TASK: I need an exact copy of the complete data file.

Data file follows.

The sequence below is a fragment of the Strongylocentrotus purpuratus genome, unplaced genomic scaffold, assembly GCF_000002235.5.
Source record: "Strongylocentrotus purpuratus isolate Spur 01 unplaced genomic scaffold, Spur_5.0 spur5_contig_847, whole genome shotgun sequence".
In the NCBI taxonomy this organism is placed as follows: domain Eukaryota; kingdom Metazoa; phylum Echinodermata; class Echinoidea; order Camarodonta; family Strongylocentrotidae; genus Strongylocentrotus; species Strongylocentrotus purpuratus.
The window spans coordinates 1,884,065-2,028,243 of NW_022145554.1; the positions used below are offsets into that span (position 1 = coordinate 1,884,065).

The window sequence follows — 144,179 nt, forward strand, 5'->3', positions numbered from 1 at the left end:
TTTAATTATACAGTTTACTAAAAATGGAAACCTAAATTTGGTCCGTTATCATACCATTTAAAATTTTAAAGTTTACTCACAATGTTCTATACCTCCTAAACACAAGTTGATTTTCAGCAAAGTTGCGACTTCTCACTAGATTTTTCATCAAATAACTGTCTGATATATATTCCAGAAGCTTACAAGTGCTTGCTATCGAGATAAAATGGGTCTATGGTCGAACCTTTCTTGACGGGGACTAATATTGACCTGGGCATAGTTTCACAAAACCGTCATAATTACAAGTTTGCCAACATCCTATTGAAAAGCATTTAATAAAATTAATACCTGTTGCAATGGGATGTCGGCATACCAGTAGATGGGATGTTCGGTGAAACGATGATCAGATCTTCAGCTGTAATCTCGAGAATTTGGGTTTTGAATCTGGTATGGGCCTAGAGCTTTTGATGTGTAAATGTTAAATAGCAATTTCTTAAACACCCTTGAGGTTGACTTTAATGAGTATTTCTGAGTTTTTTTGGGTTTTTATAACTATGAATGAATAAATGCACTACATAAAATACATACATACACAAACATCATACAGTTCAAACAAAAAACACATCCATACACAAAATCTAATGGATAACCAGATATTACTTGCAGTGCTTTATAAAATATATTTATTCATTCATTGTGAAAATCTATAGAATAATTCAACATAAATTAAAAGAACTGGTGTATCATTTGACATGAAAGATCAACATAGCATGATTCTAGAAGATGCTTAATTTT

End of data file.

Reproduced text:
The sequence below is a fragment of the Strongylocentrotus purpuratus genome, unplaced genomic scaffold, assembly GCF_000002235.5.
Source record: "Strongylocentrotus purpuratus isolate Spur 01 unplaced genomic scaffold, Spur_5.0 spur5_contig_847, whole genome shotgun sequence".
In the NCBI taxonomy this organism is placed as follows: domain Eukaryota; kingdom Metazoa; phylum Echinodermata; class Echinoidea; order Camarodonta; family Strongylocentrotidae; genus Strongylocentrotus; species Strongylocentrotus purpuratus.
The window spans coordinates 1,884,065-2,028,243 of NW_022145554.1; the positions used below are offsets into that span (position 1 = coordinate 1,884,065).

The window sequence follows — 144,179 nt, forward strand, 5'->3', positions numbered from 1 at the left end:
TTTAATTATACAGTTTACTAAAAATGGAAACCTAAATTTGGTCCGTTATCATACCATTTAAAATTTTAAAGTTTACTCACAATGTTCTATACCTCCTAAACACAAGTTGATTTTCAGCAAAGTTGCGACTTCTCACTAGATTTTTCATCAAATAACTGTCTGATATATATTCCAGAAGCTTACAAGTGCTTGCTATCGAGATAAAATGGGTCTATGGTCGAACCTTTCTTGACGGGGACTAATATTGACCTGGGCATAGTTTCACAAAACCGTCATAATTACAAGTTTGCCAACATCCTATTGAAAAGCATTTAATAAAATTAATACCTGTTGCAATGGGATGTCGGCATACCAGTAGATGGGATGTTCGGTGAAACGATGATCAGATCTTCAGCTGTAATCTCGAGAATTTGGGTTTTGAATCTGGTATGGGCCTAGAGCTTTTGATGTGTAAATGTTAAATAGCAATTTCTTAAACACCCTTGAGGTTGACTTTAATGAGTATTTCTGAGTTTTTTTGGGTTTTTATAACTATGAATGAATAAATGCACTACATAAAATACATACATACACAAACATCATACAGTTCAAACAAAAAACACATCCATACACAAAATCTAATGGATAACCAGATATTACTTGCAGTGCTTTATAAAATATATTTATTCATTCATTGTGAAAATCTATAGAATAATTCAACATAAATTAAAAGAACTGGTGTATCATTTGACATGAAAGATCAACATAGCATGATTCTAGAAGATGCTTAATTTT